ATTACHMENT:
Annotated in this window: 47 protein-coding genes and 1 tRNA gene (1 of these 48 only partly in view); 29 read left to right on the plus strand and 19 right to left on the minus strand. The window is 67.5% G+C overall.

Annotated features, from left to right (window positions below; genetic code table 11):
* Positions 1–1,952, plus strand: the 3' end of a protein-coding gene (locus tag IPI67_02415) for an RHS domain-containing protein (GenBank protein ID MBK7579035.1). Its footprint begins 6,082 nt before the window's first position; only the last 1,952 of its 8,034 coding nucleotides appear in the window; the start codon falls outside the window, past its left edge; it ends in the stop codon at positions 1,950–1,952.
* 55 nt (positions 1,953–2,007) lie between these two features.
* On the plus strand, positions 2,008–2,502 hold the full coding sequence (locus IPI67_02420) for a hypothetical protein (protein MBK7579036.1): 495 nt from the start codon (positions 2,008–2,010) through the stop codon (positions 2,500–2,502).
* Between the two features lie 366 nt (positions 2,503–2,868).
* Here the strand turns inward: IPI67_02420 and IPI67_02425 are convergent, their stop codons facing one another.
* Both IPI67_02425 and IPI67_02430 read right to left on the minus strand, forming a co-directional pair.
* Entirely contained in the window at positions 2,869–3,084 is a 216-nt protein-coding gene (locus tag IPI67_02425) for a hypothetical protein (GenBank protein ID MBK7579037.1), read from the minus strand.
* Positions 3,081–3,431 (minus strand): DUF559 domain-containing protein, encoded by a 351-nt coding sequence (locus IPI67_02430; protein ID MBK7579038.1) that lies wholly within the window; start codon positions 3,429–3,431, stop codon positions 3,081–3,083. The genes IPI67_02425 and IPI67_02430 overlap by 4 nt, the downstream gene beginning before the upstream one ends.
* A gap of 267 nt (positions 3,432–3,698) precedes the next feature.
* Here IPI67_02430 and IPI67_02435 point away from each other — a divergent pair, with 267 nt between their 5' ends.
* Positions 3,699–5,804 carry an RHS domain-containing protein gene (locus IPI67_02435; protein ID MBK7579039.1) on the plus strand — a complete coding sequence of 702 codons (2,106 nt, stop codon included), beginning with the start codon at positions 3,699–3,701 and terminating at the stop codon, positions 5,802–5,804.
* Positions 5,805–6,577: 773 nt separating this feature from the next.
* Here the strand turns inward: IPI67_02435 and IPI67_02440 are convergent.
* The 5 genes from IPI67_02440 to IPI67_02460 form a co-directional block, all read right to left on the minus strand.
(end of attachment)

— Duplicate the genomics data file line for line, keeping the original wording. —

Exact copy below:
Annotated in this window: 47 protein-coding genes and 1 tRNA gene (1 of these 48 only partly in view); 29 read left to right on the plus strand and 19 right to left on the minus strand. The window is 67.5% G+C overall.

Annotated features, from left to right (window positions below; genetic code table 11):
* Positions 1–1,952, plus strand: the 3' end of a protein-coding gene (locus tag IPI67_02415) for an RHS domain-containing protein (GenBank protein ID MBK7579035.1). Its footprint begins 6,082 nt before the window's first position; only the last 1,952 of its 8,034 coding nucleotides appear in the window; the start codon falls outside the window, past its left edge; it ends in the stop codon at positions 1,950–1,952.
* 55 nt (positions 1,953–2,007) lie between these two features.
* On the plus strand, positions 2,008–2,502 hold the full coding sequence (locus IPI67_02420) for a hypothetical protein (protein MBK7579036.1): 495 nt from the start codon (positions 2,008–2,010) through the stop codon (positions 2,500–2,502).
* Between the two features lie 366 nt (positions 2,503–2,868).
* Here the strand turns inward: IPI67_02420 and IPI67_02425 are convergent, their stop codons facing one another.
* Both IPI67_02425 and IPI67_02430 read right to left on the minus strand, forming a co-directional pair.
* Entirely contained in the window at positions 2,869–3,084 is a 216-nt protein-coding gene (locus tag IPI67_02425) for a hypothetical protein (GenBank protein ID MBK7579037.1), read from the minus strand.
* Positions 3,081–3,431 (minus strand): DUF559 domain-containing protein, encoded by a 351-nt coding sequence (locus IPI67_02430; protein ID MBK7579038.1) that lies wholly within the window; start codon positions 3,429–3,431, stop codon positions 3,081–3,083. The genes IPI67_02425 and IPI67_02430 overlap by 4 nt, the downstream gene beginning before the upstream one ends.
* A gap of 267 nt (positions 3,432–3,698) precedes the next feature.
* Here IPI67_02430 and IPI67_02435 point away from each other — a divergent pair, with 267 nt between their 5' ends.
* Positions 3,699–5,804 carry an RHS domain-containing protein gene (locus IPI67_02435; protein ID MBK7579039.1) on the plus strand — a complete coding sequence of 702 codons (2,106 nt, stop codon included), beginning with the start codon at positions 3,699–3,701 and terminating at the stop codon, positions 5,802–5,804.
* Positions 5,805–6,577: 773 nt separating this feature from the next.
* Here the strand turns inward: IPI67_02435 and IPI67_02440 are convergent.
* The 5 genes from IPI67_02440 to IPI67_02460 form a co-directional block, all read right to left on the minus strand.